This is an example of an Army vehicle produced at Park Royal.  To me it looks very fragile and open to easy attack. 

The Matador was a lorry/military chassis designed as a 4x2 or 4x4 arrangement that served a variety of military roles. As a 4x4 it formed the basis of the Deacon anti-tank gun. 

The following information kindly supplied by John Harrington of the AEC Society.

It is a self propelled gun built on an AEC Matador 4x4 chassis.  Called a Deacon, these vehicles were built between December '42 and January '43 with body numbers around 20449 to 20473.

Further information kindly supplied by Ian Ibbotson.

The Deacon was developed during 1942 as a highly mobile anti-tank weapon for use in the North Africa Campaign.  Based on the Matador 4x4 chassis it was fitted with a 6 pounder anti-tank gun on the rear cargo bed and shielded to the front & sides. The cab was also lightly armoured.  Whilst being serviceable as a vehicle, it had a high profile and was difficult to conceal.  It also had poor cross country performance.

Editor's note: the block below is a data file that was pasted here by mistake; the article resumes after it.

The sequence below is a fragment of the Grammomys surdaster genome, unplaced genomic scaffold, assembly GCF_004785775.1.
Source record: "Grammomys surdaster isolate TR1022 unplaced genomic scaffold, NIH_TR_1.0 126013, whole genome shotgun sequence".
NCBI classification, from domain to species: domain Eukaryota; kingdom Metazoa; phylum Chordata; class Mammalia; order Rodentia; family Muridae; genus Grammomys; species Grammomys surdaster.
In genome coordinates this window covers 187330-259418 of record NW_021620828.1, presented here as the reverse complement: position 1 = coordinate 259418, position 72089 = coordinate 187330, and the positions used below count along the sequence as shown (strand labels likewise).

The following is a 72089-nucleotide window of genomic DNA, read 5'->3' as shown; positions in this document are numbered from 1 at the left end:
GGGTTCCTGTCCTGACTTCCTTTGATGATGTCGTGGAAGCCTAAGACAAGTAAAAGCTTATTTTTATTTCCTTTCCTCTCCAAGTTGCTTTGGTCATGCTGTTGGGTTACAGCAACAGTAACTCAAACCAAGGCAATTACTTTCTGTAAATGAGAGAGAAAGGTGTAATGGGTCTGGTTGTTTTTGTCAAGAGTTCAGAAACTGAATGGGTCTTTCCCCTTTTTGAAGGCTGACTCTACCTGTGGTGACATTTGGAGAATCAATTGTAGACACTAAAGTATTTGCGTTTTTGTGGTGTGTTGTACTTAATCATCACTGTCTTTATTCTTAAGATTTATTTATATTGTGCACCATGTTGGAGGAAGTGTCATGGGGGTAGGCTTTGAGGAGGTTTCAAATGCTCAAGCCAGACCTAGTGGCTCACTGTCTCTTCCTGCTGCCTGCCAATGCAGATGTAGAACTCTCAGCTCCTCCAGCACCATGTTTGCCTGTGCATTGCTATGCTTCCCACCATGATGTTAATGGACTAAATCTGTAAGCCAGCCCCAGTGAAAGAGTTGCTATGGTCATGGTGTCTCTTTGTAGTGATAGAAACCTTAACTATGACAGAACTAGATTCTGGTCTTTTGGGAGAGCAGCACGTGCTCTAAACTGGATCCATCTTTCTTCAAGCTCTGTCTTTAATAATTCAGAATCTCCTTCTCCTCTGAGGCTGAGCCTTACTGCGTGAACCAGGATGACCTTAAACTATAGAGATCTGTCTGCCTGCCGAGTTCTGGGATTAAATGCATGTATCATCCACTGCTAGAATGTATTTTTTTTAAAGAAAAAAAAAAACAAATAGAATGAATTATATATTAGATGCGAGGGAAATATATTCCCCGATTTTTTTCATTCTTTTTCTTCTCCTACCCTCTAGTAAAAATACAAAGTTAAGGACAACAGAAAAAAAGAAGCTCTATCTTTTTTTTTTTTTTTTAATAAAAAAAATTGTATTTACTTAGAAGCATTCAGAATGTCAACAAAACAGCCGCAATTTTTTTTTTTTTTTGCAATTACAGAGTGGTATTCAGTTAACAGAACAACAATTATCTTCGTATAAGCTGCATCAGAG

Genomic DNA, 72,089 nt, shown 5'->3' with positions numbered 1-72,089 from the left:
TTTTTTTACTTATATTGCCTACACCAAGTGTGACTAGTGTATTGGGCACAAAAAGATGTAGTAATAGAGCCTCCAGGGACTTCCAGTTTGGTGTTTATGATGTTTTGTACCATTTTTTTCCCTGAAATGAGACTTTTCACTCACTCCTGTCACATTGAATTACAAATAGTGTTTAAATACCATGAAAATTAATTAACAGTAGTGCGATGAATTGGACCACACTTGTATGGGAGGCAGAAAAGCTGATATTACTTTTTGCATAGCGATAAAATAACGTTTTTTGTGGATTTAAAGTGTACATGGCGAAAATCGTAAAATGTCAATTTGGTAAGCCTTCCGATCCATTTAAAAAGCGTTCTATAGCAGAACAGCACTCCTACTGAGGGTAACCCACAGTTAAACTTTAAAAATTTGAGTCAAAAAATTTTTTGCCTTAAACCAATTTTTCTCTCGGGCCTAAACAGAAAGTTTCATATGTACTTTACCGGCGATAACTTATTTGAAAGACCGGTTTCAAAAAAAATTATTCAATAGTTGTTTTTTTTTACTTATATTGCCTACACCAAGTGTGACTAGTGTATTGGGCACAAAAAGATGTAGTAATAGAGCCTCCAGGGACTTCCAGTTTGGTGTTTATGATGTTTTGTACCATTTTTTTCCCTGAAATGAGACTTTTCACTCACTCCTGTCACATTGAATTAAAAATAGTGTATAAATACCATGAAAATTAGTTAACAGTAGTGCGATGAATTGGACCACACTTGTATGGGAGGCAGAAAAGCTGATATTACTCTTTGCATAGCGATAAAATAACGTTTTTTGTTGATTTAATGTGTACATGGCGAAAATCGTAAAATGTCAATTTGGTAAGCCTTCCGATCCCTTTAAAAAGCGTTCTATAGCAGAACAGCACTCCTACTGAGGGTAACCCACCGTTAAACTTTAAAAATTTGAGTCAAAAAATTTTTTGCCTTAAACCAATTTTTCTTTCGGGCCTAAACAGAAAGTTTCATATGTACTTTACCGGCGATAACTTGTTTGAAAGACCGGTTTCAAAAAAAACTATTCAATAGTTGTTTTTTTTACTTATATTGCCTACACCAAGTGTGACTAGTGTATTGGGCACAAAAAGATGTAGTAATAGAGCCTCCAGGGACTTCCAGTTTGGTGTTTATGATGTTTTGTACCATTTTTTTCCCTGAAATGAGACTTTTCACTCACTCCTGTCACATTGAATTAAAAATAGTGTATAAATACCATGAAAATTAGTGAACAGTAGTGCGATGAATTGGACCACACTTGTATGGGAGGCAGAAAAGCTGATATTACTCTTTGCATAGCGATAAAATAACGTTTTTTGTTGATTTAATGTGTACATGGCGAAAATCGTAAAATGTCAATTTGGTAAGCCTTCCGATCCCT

It would seem that only 175 were built by AEC at Southall and were issued to divisional anti-tank regiments.  The vehicles were reasonably successful but were only used in the later stages of the Africa Campaign. They were withdrawn afterwards and eventually sold on to Turkey.

Technical Details:

Crew: = 4
Armament: = Mk1 6 pdr  
Rounds Carried: = 24   
Armour: = 10mm 
Speed: = 25mph     
Range: = 155 miles

Further information on the Deacon can be found here.